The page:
PHW offers house tour, party and monthly lectures

Posted: March 7, 2013

The Winchester Star

Silent auctions, featuring items from the Samuel Noakes House, include a barber chair and a sign for Peoples Barber Shop. Receptions will be held Saturday for the renovated house at 201 S. Braddock St.
Samuel Noakes House

Winchester — Preservation of Historic Winchester is always working to save pieces of history, but March will be an especially busy month for the cause.

This month, the local nonprofit organization has scheduled a home tour, the start of a lecture series, and a poker party, all aimed at raising money and awareness, said Sandra Bosley, PHW’s executive assistant.

The different events were designed to appeal to a wide audience while still staying focused on PHW’s main goals, she said.

Reception and silent auction at the Samuel Noakes House

PHW’s events begin Saturday with a pair of receptions to showcase the newly renovated Samuel Noakes House, 201 S. Braddock St., Bosley said.

The receptions, which are separate events, will be from 3 to 5 p.m. and from 6 to 8 p.m. The cost is $20 for the first and $30 for the later reception.

“We had the Noakes House in a half completed state during the holiday house tour,” she said. “We really wanted to bring people back and let them see the finished product.”

The house, which belongs to Dr. John Chesson, was constructed circa 1810 with a Federal-style form, and the building was altered in the 1840s to reflect the fashionable Greek Revival style. Noakes purchased the house and property in 1857. The house was altered again in the 20th century for commercial use as the Peoples Barber Shop.

PHW has documented Chesson’s renovation of the building on its website, and board members thought members and the public “would like to see the finished product,” said Franklin Wright, president of the PHW board. The space is now two apartments, which will be rented out.

“The two apartments are a showpiece of what can be done with an old building put to either new use or restoring them to their former uses. That is what PHW is all about,” said Wright, of Winchester. “We think it is magnificent that Dr. Chesson has gone to this effort and is willing to share it with us.”

The house has had its wiring, which ran on the exterior of the building, redone and brought indoors, Bosley said. Other major projects included redoing the plumbing and shoring up the building’s structure.

Because it is a small property, organizers planned the separate receptions to accommodate more people, Wright said. The afternoon function will feature beer and snacks, and the evening one will have wine and hors d’oeuvres.

Both will also have silent auctions featuring items from the building, including a barber chair and a sign for Peoples Barber Shop, he said.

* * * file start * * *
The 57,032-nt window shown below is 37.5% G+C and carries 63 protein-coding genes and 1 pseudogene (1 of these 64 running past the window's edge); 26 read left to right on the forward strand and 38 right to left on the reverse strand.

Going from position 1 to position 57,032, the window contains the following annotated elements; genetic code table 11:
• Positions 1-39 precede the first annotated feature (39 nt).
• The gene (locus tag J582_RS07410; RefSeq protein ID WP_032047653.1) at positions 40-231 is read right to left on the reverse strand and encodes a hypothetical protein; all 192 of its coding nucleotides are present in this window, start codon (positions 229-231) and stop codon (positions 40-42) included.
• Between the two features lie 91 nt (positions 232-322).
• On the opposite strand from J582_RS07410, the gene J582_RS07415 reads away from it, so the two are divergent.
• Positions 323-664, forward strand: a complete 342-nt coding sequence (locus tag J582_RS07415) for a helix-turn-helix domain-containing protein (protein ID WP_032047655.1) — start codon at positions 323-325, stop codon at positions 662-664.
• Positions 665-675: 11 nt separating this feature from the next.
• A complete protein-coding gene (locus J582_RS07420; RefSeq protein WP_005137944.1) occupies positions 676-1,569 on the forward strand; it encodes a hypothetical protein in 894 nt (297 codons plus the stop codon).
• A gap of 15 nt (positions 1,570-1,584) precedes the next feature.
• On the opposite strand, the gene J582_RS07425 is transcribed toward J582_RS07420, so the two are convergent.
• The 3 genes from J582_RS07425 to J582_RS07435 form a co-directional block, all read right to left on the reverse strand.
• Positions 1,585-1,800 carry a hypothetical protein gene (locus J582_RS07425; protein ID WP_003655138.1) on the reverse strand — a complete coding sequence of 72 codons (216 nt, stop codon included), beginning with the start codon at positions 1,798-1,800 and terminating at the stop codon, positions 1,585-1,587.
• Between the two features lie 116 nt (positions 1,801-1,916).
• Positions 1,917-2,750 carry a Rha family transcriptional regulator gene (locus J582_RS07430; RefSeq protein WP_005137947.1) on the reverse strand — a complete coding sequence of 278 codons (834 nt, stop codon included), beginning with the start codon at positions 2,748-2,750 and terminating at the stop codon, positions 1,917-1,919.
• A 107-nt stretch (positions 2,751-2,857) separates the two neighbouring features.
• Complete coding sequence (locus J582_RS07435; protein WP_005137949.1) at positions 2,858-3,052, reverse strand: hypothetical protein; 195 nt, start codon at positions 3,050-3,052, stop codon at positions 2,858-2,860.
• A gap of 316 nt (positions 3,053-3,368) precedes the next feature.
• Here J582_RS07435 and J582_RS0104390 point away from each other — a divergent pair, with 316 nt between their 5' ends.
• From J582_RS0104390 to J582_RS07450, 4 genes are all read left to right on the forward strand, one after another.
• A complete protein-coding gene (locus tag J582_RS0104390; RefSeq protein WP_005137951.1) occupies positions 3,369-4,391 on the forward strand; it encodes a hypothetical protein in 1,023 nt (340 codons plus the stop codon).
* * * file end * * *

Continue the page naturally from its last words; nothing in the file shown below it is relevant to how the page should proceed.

“Many people are nostalgic about the barber shop, so that draws some interest right there,” he said.

‘Lunch and Learn’ lectures

PHW also will sponsor a free monthly “Lunch and Learn” lecture series that begins at noon March 14 at the Lewis-Jones Knitting Mill, 126 N. Kent St., Wright said. The No. 1 priority for PHW is educating the community about the importance of preservation, which will be the focus of the series.

“This is an effort to further that mission to educate people about old buildings, what you can do with them, and how to go about repairing them in an appropriate manner,” he said.

The March 14 lecture is “How to Stay Warm and Retain Historic Integrity with Modern Storm Windows” by Jay Reyher, president of Quanta Technologies.

The rest of the noontime series includes the following: April 16 — “How to Repair and Restore Historic Brick and Mortar” by Leroy Danforth, architectural outreach manager for The Brick Industry Association; May 7 — “The Virginia Department of Historic Resources: Putting Virginia’s History to Work,” by David Edwards and Joanie Evans with Virginia Department of Historic Resources; and May 15 — “How to Utilize State and Federal Historic Tax Credits” by John Willingham, developer and Winchester City Council president.

The lectures are meant to be helpful to people who are interested in history, fixing up their house, or thinking about doing a larger project, Bosley said.

Participants can bring their own lunch or purchase a box lunch catered by Panera Bread for $10, with proceeds going to PHW.

They can confirm attendance by completing the RSVP form or by purchasing their box lunch at

Second Annual St. Patty’s Day Poker Party

To round out the month, PHW is bringing back its St. Patty’s Poker Party, which has more of a membership slant, but is still open to anyone, Wright said.

The party will be from 7 to 10 p.m. March 16 at the Grim-Moore House, 510 S. Loudoun St. It costs $20 to buy a chip set to play. All the money goes to the nonprofit; there are no cash prizes, he said.

“You buy in and you leave your money there as your contribution to PHW,” he said. “But we have a good time and refreshments, and people really seem to like it.”

In its first year, the party was an informal way to introduce people to PHW that turned out to be a great night of fun, she said. So, this year, organizers decided to “advertise it to a broader group of people.”

“It is for anybody who wants to meet up with PHW and get to know us in a non-threatening environment where we are not talking about buildings,” she said. “We are just normal people, having fun and playing a game.”


For more information about Preservation Historic Winchester Inc. events and becoming a member, contact 540-667-3577, email or go to

— Contact Laura McFarland at